Dear Abby: I am a straight man who met and fell in love with a transgender girl I’ll call Eve. We dated for almost three years, and they were the happiest of my life. In all that time, we never once had an argument. She said I had given her the strength to come out to her family and begin her transition. I was planning to ask her to marry me.
Without any indication that anything was wrong, she dumped me one day and weeks later began dating her friend, another trans girl. I wanted to walk away and take time to heal, but Eve maintained that I was important to her and we could remain friends.
For the next few months we tried, but her new girlfriend treated me like I was a threat. While I was emotionally hurting, she seemed to take intense pleasure in showing me how happy they were together. It eventually lead to friction, and now my ex thinks I caused it because I was jealous, so she cut off all contact with me.
I stood by her when she absolutely needed my support, but when the time came to give a little back, I was abandoned. I’m worried I will never trust anyone again, and I don’t know how to get “myself” back. Help?
Abandoned in West Virginia
Dear Abandoned: It might help if you consider that there are more than physical changes when making the kind of transition Eve was undergoing, and she may have felt that her trans friend was better able to relate to what she was experiencing than you were. It was cowardly of her to just dump you rather than tell you she had doubts about your relationship, and it was selfish of her to pressure you to hang around as “just a friend” afterward. It also wasn’t realistic.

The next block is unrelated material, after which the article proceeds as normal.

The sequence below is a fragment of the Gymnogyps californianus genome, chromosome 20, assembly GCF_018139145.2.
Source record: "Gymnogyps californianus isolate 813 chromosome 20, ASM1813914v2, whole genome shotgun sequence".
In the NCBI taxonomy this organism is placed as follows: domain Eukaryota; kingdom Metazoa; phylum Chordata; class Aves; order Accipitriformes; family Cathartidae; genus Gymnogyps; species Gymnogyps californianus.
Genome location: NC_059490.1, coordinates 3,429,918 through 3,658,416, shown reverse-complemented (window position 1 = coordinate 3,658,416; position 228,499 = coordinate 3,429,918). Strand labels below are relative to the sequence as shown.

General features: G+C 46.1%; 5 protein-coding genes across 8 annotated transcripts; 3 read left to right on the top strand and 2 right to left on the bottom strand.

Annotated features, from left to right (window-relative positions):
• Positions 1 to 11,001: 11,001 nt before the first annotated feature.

What you are feeling is normal. However, it might help you to move forward if you keep in mind that all women are not the same, that building trust takes time, and give yourself time to heal before trying to replace Eve.
Dear Abby: I am a 23-year-old woman who recently got out of a six-year abusive relationship. While I was in the relationship, no one knew what was going on. When I finally left him, I started dating a man of a different race. People are now saying I moved too fast because we got together a month after I moved out. But we had been close friends for more than a year before things started to kick off.
The issue is, my family disapproves of our relationship because of his race and because they believe he didn’t give me enough time to figure out what I wanted. I feel like I already knew what I wanted. I had been emotionally done with my first relationship for a good six months. My family refuses to meet him, nor do they want to hear anything about our relationship. My family and I had always been close — until now.
I am happy with my new boyfriend (even my grandma sees a difference). I just wish I knew how to get my family to understand and agree to meet him. What can I do?
Ready For This in Ohio
Dear Ready: If you are open to a suggestion, because you were in an abusive relationship for so long, talk with a licensed psychotherapist about it. You were unhappy for a long time, and it’s possible that the difference your grandmother is seeing is partly fueled by adrenaline.
You are an adult and you deserve to be happy. If this man makes you feel that way, then more power to him. Take things slowly, enjoy the relationship, and perhaps, with time, your family will come around.
Contact Dear Abby at DearAbby.com or P.O. Box 69440, Los Angeles, CA 90069.